Israel was accepted into the United Nations on condition that it accept the Right of Return of the Palestinian refugees. Admission of Israel to membership in the United Nations (General Assembly Resolution 273 of May 11, 1949 ) requires Israel to comply with General Assembly Resolution 194 of December 11, 1948 and Israel stated it agreed to comply with this resolution.
UNITED NATIONS General Assembly
11 May 1949
273 (III). Admission of Israel to membership in the United Nations
Having received the report of the Security Council on the application of Israel for membership in the United Nations,1/
Noting that, in the judgment of the Security Council, Israel is a peace-loving State and is able and willing to carry out the obligations contained in the Charter,
Noting that the Security Council has recommended to the General Assembly that it admit Israel to membership in the United Nations,
Noting furthermore the declaration by the State of Israel that it "unreservedly accepts the obligations of the United Nations Charter and undertakes to honour them from the day when it becomes a Member of the United Nations",2/
Recalling its resolutions of 29 November 1947 3/ and 11 December 1948 4/ and taking note of the declarations and explanations made by the representative of the Government of Israel 5/ before the ad hoc Political Committee in respect of the implementation of the said resolutions,
The General Assembly,
Acting in discharge of its functions under Article 4 of the Charter and rule 125 of its rules of procedure,
1. Decides that Israel is a peace-loving State which accepts the obligations contained in the Charter and is able and willing to carry out those obligations;
2. Decides to admit Israel to membership in the United Nations.
1/ See document A/818.
2/ See document S/1093.
3/ See Resolutions adopted by the General Assembly during its second session, pages 131-132.
4/ See Resolutions adopted by the General Assembly during Part I of its third session, pages 21-25.
5/ See documents A/AC.24/SR.45-48, 50 and 51.
11 December 1948
194 (III). Palestine -- Progress Report of the
United Nations Mediator
The General Assembly,
Having considered further the situation in Palestine,
1. Expresses its deep appreciation of the progress achieved through the good offices of the late United Nations Mediator in promoting a peaceful adjustment of the future situation of Palestine, for which cause he sacrificed his life; and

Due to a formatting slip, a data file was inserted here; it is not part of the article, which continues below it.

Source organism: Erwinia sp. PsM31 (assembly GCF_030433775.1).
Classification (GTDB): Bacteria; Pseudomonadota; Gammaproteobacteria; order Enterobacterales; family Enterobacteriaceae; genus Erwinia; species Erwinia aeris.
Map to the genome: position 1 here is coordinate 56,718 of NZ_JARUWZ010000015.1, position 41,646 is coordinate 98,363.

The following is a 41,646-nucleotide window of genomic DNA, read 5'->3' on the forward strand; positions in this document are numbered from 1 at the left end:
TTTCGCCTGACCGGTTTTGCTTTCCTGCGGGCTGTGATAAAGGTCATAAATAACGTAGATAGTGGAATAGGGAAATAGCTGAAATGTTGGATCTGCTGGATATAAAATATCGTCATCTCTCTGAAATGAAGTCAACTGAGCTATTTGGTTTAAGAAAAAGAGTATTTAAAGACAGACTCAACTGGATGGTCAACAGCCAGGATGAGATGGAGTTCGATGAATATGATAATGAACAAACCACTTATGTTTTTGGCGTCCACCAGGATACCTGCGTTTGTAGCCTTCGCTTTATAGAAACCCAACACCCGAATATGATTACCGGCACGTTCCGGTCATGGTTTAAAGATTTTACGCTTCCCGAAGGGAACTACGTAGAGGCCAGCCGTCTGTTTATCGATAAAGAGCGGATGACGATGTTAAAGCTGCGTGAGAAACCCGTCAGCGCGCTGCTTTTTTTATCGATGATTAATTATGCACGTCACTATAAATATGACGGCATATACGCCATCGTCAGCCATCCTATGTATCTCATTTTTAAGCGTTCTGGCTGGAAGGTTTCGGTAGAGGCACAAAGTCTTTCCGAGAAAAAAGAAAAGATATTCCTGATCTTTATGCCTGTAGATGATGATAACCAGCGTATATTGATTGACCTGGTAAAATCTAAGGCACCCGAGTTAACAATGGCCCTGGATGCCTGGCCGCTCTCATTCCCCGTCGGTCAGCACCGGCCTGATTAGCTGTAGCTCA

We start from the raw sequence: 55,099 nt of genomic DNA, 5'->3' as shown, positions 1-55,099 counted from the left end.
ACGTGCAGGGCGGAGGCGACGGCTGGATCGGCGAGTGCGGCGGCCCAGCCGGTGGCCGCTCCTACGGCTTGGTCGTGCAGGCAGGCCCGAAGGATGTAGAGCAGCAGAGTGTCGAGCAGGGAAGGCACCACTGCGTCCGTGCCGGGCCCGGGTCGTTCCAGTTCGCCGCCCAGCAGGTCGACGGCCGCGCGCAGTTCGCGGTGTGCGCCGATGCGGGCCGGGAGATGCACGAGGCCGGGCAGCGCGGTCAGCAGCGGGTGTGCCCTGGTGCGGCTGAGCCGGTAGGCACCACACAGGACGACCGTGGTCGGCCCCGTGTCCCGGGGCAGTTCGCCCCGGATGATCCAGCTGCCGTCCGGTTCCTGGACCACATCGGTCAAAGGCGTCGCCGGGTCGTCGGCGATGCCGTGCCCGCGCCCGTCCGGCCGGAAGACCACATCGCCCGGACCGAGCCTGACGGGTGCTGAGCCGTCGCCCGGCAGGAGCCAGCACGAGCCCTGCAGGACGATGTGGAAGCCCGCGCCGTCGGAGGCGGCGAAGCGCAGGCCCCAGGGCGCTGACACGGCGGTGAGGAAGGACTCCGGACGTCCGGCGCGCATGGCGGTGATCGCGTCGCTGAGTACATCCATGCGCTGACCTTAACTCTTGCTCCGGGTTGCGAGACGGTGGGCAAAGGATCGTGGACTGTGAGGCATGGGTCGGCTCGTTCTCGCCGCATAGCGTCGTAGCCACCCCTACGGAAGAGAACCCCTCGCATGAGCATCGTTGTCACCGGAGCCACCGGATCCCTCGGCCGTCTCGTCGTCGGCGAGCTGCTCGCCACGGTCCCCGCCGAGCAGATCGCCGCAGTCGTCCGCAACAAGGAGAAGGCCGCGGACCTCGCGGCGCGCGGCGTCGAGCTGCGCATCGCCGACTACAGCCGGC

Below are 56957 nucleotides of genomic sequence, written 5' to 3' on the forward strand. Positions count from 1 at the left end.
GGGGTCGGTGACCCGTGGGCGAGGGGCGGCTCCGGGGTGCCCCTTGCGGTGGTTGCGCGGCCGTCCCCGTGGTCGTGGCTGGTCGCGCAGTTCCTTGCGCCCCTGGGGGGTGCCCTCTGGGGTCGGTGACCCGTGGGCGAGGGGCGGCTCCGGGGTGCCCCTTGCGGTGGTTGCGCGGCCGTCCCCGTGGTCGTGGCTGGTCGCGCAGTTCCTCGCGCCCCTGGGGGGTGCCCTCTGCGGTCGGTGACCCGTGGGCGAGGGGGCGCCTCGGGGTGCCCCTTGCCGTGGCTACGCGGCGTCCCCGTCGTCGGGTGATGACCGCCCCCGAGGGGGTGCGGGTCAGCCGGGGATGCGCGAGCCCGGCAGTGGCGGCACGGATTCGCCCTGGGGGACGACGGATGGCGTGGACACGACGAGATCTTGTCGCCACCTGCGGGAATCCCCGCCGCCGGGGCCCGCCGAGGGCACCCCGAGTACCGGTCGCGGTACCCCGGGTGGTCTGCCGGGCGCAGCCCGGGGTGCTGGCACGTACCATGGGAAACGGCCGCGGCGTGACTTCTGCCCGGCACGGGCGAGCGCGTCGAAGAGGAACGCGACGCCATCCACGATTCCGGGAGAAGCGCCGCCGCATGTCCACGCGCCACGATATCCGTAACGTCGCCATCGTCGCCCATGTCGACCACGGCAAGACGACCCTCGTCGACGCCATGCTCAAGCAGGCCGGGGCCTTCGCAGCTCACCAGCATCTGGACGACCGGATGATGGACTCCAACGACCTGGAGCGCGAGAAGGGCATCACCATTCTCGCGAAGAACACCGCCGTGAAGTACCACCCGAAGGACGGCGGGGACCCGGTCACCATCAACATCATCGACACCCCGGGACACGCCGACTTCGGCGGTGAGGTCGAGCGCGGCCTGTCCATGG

Extends its thanks to the Acting Mediator and his staff for their continued efforts and devotion to duty in Palestine;
2. Establishes a Conciliation Commission consisting of three States members of the United Nations which shall have the following functions:
(a) To assume, in so far as it considers necessary in existing circumstances, the functions given to the United Nations Mediator on Palestine by resolution 186 (S-2) of the General Assembly of 14 May 1948;
(b) To carry out the specific functions and directives given to it by the present resolution and such additional functions and directives as may be given to it by the General Assembly or by the Security Council;
(c) To undertake, upon the request of the Security Council, any of the functions now assigned to the United Nations Mediator on Palestine or to the United Nations Truce Commission by resolutions of the Security Council; upon such request to the Conciliation Commission by the Security Council with respect to all the remaining functions of the United Nations Mediator on Palestine under Security Council resolutions, the office of the Mediator shall be terminated;
3. Decides that a Committee of the Assembly, consisting of China, France, the Union of Soviet Socialist Republics, the United Kingdom and the United States of America, shall present, before the end of the first part of the present session of the General Assembly, for the approval of the Assembly, a proposal concerning the names of the three States which will constitute the Conciliation Commission;
4. Requests the Commission to begin its functions at once, with a view to the establishment of contact between the parties themselves and the Commission at the earliest possible date;
5. Calls upon the Governments and authorities concerned to extend the scope of the negotiations provided for in the Security Council's resolution of 16 November 1948 1/ and to seek agreement by negotiations conducted either with the Conciliation Commission or directly, with a view to the final settlement of all questions outstanding between them;
6. Instructs the Conciliation Commission to take steps to assist the Governments and authorities concerned to achieve a final settlement of all questions outstanding between them;